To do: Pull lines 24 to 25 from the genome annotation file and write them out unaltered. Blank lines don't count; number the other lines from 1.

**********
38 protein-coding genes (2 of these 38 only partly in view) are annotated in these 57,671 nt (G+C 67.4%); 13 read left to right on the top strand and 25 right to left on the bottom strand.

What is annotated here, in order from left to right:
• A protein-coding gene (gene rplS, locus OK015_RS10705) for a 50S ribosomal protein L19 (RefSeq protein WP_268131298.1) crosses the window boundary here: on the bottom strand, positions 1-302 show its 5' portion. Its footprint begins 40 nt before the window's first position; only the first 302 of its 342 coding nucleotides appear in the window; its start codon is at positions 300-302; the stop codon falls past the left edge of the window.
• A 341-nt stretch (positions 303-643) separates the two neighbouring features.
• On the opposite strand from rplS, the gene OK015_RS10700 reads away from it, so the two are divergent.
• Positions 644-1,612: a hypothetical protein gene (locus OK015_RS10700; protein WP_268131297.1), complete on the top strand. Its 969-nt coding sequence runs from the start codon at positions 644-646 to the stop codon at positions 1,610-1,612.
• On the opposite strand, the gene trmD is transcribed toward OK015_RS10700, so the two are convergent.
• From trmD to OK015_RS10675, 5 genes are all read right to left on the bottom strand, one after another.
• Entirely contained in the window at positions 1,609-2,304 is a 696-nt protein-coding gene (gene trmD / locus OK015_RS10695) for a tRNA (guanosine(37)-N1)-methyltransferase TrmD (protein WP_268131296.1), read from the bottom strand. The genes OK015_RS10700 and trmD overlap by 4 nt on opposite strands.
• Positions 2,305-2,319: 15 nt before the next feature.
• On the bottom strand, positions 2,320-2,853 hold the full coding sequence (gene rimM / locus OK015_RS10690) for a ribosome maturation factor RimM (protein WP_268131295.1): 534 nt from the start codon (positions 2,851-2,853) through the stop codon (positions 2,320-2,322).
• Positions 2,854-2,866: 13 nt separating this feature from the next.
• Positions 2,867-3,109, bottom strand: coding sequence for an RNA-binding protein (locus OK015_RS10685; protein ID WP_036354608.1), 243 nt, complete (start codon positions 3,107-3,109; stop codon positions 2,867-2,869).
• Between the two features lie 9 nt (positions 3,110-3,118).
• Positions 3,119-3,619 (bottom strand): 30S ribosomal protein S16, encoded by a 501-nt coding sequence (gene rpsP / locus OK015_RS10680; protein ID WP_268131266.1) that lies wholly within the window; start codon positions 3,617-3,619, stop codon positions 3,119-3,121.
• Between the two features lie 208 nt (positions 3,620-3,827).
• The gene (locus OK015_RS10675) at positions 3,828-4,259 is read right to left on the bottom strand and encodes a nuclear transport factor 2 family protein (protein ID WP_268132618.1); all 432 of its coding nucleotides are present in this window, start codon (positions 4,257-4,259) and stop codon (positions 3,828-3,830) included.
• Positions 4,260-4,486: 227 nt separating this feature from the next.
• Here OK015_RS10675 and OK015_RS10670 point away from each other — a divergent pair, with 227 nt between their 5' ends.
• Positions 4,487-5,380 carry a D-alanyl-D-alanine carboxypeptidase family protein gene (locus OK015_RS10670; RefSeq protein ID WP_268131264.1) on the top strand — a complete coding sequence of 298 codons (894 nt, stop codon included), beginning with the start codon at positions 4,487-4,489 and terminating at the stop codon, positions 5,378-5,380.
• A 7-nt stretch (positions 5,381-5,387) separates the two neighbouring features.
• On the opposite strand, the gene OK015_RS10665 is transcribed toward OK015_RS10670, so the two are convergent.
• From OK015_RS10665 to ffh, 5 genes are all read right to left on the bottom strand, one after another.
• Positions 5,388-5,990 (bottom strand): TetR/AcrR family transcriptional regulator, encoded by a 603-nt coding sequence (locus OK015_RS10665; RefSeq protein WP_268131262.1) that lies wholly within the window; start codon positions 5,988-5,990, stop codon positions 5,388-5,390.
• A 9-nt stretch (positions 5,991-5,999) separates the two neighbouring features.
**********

• Positions 5,388-5,990 (bottom strand): TetR/AcrR family transcriptional regulator, encoded by a 603-nt coding sequence (locus OK015_RS10665; RefSeq protein WP_268131262.1) that lies wholly within the window; start codon positions 5,988-5,990, stop codon positions 5,388-5,390.
• A 9-nt stretch (positions 5,991-5,999) separates the two neighbouring features.